Posted January 20, 2006
Fraternal correction in this day and age,
and especially in our priesthood?
Father Eugene Hemrick
Believe it or not, fraternal correction, or as some label it, ‘tough love’,
is one of the main attributes of love according to St. Thomas Aquinas.
Other qualities include peace, joy, beneficence, and mercy.
I remember as a child my mother hitting me over the head with a broom and
crying out: “This is tough love! And some day you will thank me for it!”
I would reply: “If you keep breaking brooms over my head, there won’t be a
Traditionally fraternal correction has been utilized in religious life as an
aid to bolstering community spirit. Many spiritual writers see it at the
basis of spiritual progress. It is an excellent catalyst for changing
behaviors and making improvements.
Recently, the priests' council of the Archdiocese of Santa Fe, N.M., issued
a code of conduct for priests. It encouraged fraternal correction as one way
of maintaining a wholesome priesthood. It strongly recommended also that
priests have mentors for guidance and spiritual reinforcement.
We don't hear much about fraternal correction these days. One reason is that
when an adult is corrected, he or she often is made to feel like a child.
People feel that their adulthood is being questioned. Because of its
belittling sound, "fraternal correction" often isn't mentioned.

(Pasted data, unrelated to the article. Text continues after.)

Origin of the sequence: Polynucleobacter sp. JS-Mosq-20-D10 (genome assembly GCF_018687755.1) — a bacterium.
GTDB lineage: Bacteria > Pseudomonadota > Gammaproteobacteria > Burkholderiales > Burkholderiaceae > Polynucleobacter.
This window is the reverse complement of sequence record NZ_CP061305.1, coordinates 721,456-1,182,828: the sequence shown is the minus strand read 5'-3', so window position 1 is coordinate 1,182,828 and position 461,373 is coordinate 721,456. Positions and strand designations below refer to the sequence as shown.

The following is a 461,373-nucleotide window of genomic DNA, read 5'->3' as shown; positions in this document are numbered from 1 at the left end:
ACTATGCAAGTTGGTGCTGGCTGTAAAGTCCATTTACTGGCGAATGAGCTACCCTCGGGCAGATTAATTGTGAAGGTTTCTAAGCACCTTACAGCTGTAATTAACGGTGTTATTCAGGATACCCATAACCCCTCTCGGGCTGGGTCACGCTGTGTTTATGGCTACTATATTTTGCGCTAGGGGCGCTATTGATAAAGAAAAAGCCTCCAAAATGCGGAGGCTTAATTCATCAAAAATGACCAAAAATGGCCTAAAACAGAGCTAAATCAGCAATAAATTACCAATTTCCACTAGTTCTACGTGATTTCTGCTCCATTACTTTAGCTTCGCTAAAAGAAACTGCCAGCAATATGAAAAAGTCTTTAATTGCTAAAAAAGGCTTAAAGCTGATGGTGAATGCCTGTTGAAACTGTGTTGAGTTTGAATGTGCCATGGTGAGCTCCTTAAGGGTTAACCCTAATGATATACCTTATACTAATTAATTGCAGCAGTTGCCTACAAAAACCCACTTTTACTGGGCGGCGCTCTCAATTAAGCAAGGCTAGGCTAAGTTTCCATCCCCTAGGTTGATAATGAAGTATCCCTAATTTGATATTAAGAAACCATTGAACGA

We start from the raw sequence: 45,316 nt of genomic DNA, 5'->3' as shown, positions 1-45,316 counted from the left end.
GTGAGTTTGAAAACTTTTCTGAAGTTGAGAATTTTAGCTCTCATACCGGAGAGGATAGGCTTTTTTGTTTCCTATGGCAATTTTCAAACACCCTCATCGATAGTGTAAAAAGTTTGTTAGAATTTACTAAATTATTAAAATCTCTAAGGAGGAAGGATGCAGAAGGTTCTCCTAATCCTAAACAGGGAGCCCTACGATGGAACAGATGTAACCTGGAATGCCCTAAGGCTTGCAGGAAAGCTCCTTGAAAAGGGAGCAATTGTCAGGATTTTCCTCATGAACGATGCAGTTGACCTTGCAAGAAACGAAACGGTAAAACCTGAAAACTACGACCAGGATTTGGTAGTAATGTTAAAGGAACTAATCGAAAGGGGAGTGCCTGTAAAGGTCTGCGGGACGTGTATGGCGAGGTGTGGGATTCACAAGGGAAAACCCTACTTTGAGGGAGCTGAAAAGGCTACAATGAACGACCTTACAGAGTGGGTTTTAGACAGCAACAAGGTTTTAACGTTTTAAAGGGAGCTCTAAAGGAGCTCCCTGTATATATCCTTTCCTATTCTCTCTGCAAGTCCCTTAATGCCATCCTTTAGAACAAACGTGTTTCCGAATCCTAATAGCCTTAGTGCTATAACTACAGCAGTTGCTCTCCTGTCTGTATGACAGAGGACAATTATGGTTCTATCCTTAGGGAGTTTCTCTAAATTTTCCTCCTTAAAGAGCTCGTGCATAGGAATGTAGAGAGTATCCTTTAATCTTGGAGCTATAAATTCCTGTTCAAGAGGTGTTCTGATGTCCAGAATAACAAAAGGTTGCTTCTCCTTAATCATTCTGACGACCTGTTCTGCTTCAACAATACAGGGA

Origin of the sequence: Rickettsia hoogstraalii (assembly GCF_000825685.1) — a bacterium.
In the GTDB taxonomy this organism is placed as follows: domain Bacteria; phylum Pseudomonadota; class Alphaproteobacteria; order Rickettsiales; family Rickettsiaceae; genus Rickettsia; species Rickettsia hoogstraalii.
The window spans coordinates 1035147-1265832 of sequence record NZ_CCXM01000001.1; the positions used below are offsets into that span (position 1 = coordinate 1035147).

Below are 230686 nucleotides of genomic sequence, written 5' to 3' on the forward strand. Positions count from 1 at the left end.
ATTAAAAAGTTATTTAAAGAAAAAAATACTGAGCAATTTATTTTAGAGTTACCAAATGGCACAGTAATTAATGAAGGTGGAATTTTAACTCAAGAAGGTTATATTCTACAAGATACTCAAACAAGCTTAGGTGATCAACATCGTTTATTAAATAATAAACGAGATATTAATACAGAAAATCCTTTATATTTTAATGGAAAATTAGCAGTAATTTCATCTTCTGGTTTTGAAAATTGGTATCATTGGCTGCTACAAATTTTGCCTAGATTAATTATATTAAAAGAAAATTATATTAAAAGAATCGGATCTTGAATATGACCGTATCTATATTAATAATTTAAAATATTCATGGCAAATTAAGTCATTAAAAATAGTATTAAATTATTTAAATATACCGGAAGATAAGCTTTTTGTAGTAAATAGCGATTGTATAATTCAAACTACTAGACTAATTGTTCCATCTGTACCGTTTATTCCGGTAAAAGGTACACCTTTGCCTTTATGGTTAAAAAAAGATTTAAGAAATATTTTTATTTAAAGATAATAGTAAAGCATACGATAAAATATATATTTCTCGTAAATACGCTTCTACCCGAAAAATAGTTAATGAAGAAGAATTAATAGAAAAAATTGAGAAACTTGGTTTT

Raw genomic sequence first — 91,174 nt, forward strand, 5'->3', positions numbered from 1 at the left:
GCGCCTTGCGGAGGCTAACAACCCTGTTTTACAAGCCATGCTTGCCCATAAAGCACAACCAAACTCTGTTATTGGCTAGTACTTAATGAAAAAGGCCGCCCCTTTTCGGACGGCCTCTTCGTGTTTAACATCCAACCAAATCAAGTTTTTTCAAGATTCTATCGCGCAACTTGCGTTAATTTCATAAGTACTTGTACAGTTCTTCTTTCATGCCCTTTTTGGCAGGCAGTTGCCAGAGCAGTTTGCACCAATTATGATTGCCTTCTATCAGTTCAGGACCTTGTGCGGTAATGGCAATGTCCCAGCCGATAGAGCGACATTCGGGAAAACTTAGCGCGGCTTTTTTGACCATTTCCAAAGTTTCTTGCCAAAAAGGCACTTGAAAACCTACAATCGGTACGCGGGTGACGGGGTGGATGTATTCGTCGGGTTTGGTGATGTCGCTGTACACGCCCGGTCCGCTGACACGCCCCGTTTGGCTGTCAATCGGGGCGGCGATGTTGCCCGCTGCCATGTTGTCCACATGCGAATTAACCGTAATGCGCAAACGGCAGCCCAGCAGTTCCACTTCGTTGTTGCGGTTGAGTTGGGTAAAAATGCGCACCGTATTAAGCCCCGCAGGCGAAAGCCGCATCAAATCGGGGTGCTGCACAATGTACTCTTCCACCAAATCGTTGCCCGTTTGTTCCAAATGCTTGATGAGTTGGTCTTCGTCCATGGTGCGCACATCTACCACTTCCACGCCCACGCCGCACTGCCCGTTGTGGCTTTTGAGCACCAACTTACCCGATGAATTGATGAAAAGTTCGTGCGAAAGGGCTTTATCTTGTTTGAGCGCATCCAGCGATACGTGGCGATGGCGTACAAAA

Another reason it isn't mentioned is that its application requires a strong
constitution on the part of the person who administers it. It isn't easy to
stand up to a friend and say, "You are wrong in what you are doing. Stop
drinking, stop going with that person, get a better life style." Aware of
our own shortcomings, we are less prone to point out another's failings.
As negative as fraternal correction may sound, its positive benefits far
outweigh its negatives.
Years ago my psychology professor posed this hypothetical question: "What
would happen to the quality of homilies if priests allowed their
parishioners to offer them fraternal correction?"
I actually witnessed a nationally known preacher open himself up to
correction after a homily. It was astonishing, and it seemed very
professional to me. A group of parishioners and he went through his homily
piece by piece, refining it into a masterpiece.
And too, I often wonder if we there might be many less cases of sexual
abuse, alcoholism and violence in homes and our church had someone stepped
up to the plate and spoke to the truth of the matter.
Few ever think of Christ in terms of fraternal correction, yet he did give
his apostles tough reality checks. After they returned from experiencing the
power of preaching and healing, they jubilantly related this to him. Christ
loved their enthusiasm, but in that enthusiasm he also saw possible
downfalls. Hence we hear him say: "Remember I saw Satan fall from heaven
like thunder. The most important thing is to get your names written in the
book of heaven."
“Remember you will not have a place to rest yourself, and remember you are
going out like sheep among wolves!”
These are tough words. And yet, if you love a person, as Christ loved his
apostles, you want the best for them. Unfortunately, the tendency in to put
it off and procrastinate because it takes a strong stomach to apply. But
when love is strong and ours hearts are punctured by it, it compels us to
We may wince when we hear the words "fraternal correction." But my guess is
that some of the best improvements we've made in life were due to it. Was it
not the professor who was toughest on us we remember, and more often than
not, thank years later for being tough? This holds true in all of life. A
tough loving pastor often is the best mentor for a young priest. Tough
loving parents often produce the best disciplined and mannered children.